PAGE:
Voelker Orth Museum


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School Programs

The Voelker Orth Museum offers hands on school programs in science and the humanities.

School Programs 2014-2015

The Voelker Orth Museum offers a variety of school programs in science and local history. All programs include a hands-on learning component as well as outdoor activities in our garden.

Experience the history and nature we have to offer at the Voelker Orth Museum, Bird Sanctuary, and Victorian Garden. The Museum occupies a landmarked 1890s house and garden in Flushing, Queens and provides a unique, engaging, and relaxing space for visitors of all ages to experience local history and horticulture. The intimate setting allows for us to give our full attention to one visiting class (up to 30 students) at a time.

We aim to support our colleagues teaching in classrooms around the city by developing programs that complement New York State's Learning Standards and the Common Core Learning Standards for English Language Arts and Literacy.

Grades PreK-6 Programs:

$95 per class (material fee included).
Available Tuesday through Friday, 10:00 to 11:30 a.m.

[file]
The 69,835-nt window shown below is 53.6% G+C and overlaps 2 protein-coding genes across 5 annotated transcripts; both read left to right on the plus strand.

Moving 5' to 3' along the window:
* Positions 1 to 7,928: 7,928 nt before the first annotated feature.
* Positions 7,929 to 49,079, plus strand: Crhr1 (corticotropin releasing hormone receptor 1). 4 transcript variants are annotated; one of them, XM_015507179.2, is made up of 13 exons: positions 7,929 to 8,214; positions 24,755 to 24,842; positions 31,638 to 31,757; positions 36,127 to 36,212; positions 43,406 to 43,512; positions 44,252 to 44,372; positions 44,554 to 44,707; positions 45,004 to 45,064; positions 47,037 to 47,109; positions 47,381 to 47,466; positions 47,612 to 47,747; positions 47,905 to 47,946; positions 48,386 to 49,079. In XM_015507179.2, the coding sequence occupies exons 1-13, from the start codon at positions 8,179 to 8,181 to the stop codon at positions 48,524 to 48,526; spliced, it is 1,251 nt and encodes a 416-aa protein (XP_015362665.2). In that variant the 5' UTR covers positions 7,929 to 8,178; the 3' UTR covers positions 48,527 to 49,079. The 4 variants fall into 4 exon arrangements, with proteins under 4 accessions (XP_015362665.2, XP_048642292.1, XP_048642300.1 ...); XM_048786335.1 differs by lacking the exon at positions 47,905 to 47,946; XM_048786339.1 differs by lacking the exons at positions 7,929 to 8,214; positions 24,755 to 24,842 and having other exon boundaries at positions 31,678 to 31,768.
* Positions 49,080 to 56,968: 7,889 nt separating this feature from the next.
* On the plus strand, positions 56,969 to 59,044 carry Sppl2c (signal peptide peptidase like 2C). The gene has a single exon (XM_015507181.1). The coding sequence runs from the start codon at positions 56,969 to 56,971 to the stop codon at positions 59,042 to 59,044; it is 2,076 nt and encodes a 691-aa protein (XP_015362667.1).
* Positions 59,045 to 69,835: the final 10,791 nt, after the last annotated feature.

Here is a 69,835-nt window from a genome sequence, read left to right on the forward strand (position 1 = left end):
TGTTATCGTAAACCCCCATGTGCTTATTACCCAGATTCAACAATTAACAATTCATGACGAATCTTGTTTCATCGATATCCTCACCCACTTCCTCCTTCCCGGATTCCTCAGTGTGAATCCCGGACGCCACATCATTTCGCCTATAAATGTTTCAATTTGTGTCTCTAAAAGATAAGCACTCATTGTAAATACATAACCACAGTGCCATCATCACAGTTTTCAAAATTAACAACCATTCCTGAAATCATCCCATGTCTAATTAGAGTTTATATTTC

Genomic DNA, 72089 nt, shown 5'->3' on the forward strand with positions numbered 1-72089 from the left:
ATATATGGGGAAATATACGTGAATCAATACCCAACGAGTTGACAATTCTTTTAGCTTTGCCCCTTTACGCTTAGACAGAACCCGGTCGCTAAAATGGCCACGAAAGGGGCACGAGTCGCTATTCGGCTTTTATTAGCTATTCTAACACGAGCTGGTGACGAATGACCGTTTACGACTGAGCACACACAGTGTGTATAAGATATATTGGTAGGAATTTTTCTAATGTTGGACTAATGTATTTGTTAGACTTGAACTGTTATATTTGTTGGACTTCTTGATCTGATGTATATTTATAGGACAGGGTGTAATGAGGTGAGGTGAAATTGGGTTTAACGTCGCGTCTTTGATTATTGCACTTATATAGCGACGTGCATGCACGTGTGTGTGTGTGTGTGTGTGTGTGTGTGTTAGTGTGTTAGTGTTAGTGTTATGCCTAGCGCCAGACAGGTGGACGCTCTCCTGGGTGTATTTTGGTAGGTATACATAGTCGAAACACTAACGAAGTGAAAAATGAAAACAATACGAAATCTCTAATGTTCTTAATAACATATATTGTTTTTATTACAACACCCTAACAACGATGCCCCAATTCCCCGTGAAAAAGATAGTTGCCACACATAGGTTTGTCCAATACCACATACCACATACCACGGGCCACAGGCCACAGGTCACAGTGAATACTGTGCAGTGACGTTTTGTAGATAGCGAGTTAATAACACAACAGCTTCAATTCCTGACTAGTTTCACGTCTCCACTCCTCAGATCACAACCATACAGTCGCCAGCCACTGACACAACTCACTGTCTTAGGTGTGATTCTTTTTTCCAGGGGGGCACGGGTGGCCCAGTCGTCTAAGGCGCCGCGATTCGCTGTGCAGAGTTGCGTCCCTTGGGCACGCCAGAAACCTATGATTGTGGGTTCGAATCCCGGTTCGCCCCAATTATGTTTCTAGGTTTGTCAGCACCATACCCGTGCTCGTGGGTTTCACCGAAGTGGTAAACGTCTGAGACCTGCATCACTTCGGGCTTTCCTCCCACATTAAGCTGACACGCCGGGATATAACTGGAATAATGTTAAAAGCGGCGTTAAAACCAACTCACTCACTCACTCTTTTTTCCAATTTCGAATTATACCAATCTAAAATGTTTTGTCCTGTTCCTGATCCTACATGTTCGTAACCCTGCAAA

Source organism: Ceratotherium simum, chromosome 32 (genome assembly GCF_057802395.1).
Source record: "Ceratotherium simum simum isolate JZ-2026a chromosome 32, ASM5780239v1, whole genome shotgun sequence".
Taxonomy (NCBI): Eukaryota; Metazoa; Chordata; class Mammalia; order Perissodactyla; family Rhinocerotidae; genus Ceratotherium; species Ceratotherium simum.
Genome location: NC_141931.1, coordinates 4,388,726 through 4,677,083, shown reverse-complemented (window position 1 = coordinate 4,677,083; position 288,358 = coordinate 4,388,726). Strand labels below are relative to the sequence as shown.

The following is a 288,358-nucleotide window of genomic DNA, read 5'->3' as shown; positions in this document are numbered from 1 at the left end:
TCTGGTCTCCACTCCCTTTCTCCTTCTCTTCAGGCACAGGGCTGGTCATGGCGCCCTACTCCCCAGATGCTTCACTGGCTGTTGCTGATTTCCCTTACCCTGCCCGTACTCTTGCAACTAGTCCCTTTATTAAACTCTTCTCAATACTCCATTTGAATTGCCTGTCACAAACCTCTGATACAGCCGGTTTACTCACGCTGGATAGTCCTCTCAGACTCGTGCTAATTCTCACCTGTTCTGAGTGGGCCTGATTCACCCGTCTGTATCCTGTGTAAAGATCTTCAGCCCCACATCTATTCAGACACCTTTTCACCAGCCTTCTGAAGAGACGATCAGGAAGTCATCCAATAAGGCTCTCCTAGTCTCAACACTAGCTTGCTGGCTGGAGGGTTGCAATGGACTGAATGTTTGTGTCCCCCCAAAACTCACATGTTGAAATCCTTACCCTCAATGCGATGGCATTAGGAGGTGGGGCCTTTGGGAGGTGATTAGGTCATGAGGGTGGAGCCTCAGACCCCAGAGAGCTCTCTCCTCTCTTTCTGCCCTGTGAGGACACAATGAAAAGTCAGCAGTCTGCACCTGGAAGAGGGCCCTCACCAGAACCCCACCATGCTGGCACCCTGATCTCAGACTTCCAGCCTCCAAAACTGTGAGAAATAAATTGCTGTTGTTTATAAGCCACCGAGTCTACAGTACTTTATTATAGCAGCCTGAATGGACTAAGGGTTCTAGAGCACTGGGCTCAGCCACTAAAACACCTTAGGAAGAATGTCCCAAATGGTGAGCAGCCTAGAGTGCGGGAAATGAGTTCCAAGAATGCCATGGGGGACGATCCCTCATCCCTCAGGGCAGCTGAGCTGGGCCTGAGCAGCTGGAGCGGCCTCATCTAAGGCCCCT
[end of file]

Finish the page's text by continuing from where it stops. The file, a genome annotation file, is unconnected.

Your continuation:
Class size is limited to 30 students.

Programs can be readily adapted for audiences with special needs.

Programs include an outdoor component, please dress accordingly.
School bus parking is available in front of the museum on 38th Avenue.

Advance payment is required. A full refund is available for cancellations up to 15 days prior to the scheduled program

Please call (718) 359-6227 or email education@vomuseum.org to make a reservation.

Right click here to download a copy of our school progams brochure

Right click here to download the registration form

Science Programs

Terrarium Gardening

Miniature glass gardens were first introduced by Dr. Nathaniel Ward in 1827. After a brief introduction to the history and concept of terrariums, participants will explore the processes that drive nature's water cycle and the basics of plant life, including the things plants require in order to grow and thrive, their life cycles, and how plants respond to changes in their environment. Students will construct their own terrarium garden to take home.

This program strives to meet the following NYS Science Standards: